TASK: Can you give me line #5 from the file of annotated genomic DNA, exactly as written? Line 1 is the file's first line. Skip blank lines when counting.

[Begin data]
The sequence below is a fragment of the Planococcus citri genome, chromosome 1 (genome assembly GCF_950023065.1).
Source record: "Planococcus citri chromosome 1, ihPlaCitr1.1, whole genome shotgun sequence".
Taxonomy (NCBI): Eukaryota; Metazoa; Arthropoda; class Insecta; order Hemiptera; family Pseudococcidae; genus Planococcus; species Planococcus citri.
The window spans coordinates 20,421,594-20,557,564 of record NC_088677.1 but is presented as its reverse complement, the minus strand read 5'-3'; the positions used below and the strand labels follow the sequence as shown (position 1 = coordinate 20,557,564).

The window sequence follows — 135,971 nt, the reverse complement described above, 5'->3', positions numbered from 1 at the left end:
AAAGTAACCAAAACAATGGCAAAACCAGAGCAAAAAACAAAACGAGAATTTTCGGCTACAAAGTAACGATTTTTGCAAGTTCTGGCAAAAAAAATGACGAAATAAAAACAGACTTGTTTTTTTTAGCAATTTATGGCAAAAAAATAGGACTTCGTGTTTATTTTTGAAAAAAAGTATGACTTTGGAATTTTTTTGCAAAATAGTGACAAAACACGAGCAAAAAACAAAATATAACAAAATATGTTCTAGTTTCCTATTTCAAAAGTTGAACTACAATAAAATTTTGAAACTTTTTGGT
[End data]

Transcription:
The window sequence follows — 135,971 nt, the reverse complement described above, 5'->3', positions numbered from 1 at the left end: